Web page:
David Fincher's Motion Picture MANK

Watch: MANK Editor Kirk Baxter, ACE, Discusses Editing the Oscar-Nominated Film

Join Adobe for an exciting discussion with the editorial team from Netflix’s MANK featuring special guests Kirk Baxter, ACE, first assistant editor Ben Insler, and assistant editor Jennifer Chung. The team goes behind-the-scenes of the critically-acclaimed, Oscar nominated film to share their creative editing process and collaborative workflows for in-house VFX. Learn how they crafted a modern-day homage to one of the most celebrated films of all time, and overcame the challenges of a remote workflow using Premiere Pro Productions and After Effects.

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KIRK BAXTER: Kirk Baxter, ACE, has been recognized with Academy Awards for his work on THE SOCIAL NETWORK and THE GIRL WITH THE DRAGON TATTOO, an Academy Award nomination for THE CURIOUS CASE OF BENJAMIN BUTTON and multiple nominations from the American Cinema Editors. The Australian native is a long-time collaborator of David Fincher, including five of the director’s films and two of his series, MINDHUNTER and HOUSE OF CARDS.

BEN INSLER: Ben Insler currently works as a feature film assistant editor in Los Angeles, most recently on David Fincher’s MANK. He has previously assisted on television series, documentaries, and commercials, as well as edited for television, independent features and numerous shorts.

JENNIFER CHUNG: Jennifer Chung is an assistant editor working in Los Angeles. Originally from the midwest, she graduated with a BFA in Cinema Art + Science from Columbia College Chicago. She works in scripted tv and film, most recently on the “Blindspotting” series and David Fincher’s “MANK”. Along with assisting, she has also edited numerous shorts, music videos and promotional content.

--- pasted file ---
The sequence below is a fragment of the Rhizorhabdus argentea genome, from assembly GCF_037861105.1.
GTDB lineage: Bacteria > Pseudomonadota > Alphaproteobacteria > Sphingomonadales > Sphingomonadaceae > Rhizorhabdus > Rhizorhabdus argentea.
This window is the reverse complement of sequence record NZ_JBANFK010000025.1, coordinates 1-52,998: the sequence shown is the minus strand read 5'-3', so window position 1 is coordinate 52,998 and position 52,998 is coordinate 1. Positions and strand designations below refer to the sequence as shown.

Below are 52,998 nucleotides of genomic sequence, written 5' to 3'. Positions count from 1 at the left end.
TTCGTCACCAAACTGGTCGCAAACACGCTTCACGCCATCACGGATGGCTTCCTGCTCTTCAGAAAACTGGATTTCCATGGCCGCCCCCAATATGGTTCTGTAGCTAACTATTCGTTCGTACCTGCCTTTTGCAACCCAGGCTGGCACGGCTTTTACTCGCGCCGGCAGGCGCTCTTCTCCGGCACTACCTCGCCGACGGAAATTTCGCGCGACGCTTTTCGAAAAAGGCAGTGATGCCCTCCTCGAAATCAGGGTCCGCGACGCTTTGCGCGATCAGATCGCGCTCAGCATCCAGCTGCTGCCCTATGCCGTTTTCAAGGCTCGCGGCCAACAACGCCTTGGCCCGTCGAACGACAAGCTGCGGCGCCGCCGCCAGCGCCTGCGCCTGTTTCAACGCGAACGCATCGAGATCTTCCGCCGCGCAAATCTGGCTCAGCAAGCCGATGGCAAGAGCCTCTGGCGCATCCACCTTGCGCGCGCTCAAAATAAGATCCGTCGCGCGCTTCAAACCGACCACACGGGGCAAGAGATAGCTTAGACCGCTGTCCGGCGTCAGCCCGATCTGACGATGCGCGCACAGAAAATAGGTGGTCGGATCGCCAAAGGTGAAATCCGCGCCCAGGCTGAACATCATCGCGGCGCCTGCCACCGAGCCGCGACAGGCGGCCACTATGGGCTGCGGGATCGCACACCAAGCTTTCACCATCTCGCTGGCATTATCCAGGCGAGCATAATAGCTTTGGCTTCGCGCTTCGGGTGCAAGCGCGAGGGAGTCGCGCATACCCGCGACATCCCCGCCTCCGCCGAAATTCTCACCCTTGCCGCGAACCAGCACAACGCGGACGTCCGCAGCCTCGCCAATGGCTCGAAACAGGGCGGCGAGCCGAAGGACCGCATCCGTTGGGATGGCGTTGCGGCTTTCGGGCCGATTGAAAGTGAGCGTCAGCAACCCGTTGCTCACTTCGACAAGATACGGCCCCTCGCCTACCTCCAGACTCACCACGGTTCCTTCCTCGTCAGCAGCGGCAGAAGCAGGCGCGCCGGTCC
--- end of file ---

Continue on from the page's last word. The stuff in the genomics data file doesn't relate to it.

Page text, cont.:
Panel Participants:

  • Moderator: Meagan Keane, Principal Product Marketing Manager for Professional Film & Video at Adobe
  • Panelists
    • Kirk Baxter, ACE, MANK Editor 
    • Ben Insler, MANK First Assistant Editor 
    • Jennifer Chung, MANK Assistant Editor

Kirk Baxter, Editor

  • On how Premiere Pro has evolved since he first used it on Gone Girl in 2014: “The main thing that I notice is that it’s just easier to work amongst multiple projects and it’s faster to open, and upload, everything has become much faster and much simpler in terms of accessing things. In that [Adobe] has really perfected what they’re doing.”
  • On why his team continues to use Premiere Pro: “It’s effective and it’s working and Adobe and the guys on [the Premiere Pro team] have gone out of their way to be helpful partners with us. There’s a lot to be said for that.”
  • On the keystrokes he uses in Premiere Pro: “It speaks to the way [Premiere Pro] is set up, to be able to work in whatever your method is. Everybody seems to have their own method.”
  • On editing remotely in Premiere Pro: “Because I live in a somewhat naive world, or perhaps selfish world, I wasn’t aware of the complexities of what was set up. Therefore, I never fully appreciated how seamlessly [Premiere Pro] worked, because from my perspective and Fincher’s perspective it was seamless.”

Ben Insler, First Assistant Editor

  • “We can address [technical hiccups or set breakdowns] so quickly because of these tools that essentially let us automate what is the very tedious process of getting all the dailies in and aligning them with multicams and getting them all organized…Premiere lets us be very fast with that too, because it will just take this XML and let us shuffle things around quickly.”
  • “This was our first time using Productions [in Premiere Pro]…that was really powerful for us. It let us work a lot more efficiently when it came to things like project size and the number of items in a project and the way that we stayed organized.”

Jennifer Chung, Assistant Editor

  • “One of the things that gives us the flexibility and efficiency within visual effects is using Dynamic Link [between Premiere Pro and After Effects] and that’s a huge part of our workflow because of the volume of the temp work that we’re doing. That allows us to seamlessly go into After Effects and do whatever work we need to do, whether that’s splits or stabilization or rotoscoping or removing any equipment, and then we can jump right back into Premiere and render that and have that in the timeline.”


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